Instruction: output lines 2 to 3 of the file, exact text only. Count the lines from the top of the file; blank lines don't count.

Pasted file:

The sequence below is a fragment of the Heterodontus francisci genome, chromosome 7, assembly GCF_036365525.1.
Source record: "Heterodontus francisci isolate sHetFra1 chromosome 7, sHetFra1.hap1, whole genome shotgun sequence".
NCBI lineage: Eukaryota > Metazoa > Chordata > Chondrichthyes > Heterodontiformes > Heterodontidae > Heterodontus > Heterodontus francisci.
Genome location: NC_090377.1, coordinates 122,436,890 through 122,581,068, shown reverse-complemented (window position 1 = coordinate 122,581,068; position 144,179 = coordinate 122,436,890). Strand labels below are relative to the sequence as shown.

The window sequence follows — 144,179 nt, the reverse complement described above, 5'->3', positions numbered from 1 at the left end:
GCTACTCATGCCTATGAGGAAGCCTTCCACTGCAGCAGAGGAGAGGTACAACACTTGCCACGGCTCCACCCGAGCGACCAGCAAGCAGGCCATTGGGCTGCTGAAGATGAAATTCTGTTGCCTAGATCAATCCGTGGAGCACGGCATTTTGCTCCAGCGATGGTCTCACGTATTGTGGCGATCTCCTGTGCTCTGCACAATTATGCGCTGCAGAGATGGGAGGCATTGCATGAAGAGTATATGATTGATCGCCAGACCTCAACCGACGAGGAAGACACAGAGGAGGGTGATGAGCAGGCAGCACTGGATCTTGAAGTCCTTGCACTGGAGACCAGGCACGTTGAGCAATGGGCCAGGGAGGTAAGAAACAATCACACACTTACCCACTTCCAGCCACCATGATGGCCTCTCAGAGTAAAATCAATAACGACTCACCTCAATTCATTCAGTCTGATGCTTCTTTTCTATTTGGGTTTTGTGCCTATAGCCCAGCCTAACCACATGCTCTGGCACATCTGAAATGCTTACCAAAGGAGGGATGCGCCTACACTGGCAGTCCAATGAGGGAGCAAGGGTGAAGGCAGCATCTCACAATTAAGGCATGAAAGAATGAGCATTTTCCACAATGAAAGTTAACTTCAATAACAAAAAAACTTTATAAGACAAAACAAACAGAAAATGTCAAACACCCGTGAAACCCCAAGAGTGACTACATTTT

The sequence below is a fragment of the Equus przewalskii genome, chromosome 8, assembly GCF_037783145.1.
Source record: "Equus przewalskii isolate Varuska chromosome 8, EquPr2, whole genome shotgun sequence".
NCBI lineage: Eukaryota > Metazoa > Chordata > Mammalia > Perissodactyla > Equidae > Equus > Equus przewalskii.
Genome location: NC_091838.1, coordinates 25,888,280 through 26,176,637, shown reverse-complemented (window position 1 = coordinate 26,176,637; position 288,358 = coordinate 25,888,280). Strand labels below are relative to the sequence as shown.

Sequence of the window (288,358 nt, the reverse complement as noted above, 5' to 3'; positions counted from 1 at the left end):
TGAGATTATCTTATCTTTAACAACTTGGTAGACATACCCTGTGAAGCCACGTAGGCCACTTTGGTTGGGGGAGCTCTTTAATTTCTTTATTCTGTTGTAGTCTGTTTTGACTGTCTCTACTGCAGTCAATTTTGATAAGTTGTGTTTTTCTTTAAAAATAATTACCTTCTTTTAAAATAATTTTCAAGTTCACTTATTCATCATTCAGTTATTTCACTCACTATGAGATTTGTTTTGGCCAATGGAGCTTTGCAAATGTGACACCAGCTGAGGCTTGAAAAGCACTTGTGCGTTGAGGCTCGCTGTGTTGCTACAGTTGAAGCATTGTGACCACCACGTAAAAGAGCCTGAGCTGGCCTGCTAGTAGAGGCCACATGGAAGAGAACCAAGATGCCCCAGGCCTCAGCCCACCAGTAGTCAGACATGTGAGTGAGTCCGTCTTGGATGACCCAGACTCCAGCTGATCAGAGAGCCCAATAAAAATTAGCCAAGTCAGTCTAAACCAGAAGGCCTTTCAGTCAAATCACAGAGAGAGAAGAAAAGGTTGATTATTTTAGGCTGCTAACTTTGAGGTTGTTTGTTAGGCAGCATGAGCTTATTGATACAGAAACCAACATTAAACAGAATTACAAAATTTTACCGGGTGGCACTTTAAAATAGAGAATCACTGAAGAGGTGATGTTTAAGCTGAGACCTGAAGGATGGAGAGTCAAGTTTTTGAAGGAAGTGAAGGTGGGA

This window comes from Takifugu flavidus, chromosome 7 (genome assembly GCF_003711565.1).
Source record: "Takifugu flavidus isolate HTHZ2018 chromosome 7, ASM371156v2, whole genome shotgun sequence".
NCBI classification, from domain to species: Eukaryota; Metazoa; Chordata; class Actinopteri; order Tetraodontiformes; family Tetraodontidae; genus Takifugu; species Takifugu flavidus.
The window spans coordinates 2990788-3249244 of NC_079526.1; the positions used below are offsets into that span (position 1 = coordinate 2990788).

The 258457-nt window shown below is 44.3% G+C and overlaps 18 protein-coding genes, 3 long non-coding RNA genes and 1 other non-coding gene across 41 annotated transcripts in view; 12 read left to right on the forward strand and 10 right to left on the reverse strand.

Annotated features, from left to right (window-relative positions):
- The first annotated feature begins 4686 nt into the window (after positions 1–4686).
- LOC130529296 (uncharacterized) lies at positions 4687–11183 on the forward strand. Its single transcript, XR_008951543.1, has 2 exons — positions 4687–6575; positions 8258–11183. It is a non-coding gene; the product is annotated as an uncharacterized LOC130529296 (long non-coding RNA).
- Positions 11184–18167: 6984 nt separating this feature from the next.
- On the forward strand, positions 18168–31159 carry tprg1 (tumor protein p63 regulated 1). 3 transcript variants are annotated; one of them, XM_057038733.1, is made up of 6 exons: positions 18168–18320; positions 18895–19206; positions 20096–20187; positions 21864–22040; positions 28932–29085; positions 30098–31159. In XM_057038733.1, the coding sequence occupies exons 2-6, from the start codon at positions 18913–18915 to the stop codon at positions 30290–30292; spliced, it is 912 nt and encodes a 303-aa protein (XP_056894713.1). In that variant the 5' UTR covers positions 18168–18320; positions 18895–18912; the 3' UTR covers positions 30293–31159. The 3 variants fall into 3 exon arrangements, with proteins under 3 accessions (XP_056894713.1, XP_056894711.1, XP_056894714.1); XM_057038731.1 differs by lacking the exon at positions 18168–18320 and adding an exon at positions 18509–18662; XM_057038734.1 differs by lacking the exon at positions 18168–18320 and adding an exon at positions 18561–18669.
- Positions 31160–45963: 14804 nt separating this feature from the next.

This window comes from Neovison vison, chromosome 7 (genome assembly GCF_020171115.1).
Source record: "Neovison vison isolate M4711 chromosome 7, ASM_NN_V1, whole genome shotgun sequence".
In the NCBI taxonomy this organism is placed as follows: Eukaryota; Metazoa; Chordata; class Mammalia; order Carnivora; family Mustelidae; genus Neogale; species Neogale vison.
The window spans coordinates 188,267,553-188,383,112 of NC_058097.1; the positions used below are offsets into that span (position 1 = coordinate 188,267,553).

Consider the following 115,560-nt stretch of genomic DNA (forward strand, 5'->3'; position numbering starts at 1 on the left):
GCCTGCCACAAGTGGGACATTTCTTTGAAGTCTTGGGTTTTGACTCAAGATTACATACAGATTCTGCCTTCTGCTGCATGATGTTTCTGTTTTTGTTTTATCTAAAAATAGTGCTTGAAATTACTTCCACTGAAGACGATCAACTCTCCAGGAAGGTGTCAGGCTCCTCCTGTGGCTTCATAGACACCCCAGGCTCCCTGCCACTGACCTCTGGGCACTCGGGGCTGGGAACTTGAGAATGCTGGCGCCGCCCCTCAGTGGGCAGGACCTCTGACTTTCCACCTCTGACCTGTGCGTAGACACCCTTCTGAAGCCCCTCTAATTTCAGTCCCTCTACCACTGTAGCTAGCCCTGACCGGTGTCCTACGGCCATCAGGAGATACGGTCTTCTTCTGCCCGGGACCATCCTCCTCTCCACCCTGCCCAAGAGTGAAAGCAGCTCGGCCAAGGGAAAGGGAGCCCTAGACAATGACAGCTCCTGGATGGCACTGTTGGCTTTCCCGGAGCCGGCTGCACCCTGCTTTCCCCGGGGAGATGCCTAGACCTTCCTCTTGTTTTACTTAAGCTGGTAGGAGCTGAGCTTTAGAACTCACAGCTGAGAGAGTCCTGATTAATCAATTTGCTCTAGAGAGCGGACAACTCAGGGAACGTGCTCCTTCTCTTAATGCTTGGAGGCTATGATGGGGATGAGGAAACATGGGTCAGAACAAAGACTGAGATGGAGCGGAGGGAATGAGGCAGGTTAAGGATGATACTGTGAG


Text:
Source record: "Heterodontus francisci isolate sHetFra1 chromosome 7, sHetFra1.hap1, whole genome shotgun sequence".
NCBI lineage: Eukaryota > Metazoa > Chordata > Chondrichthyes > Heterodontiformes > Heterodontidae > Heterodontus > Heterodontus francisci.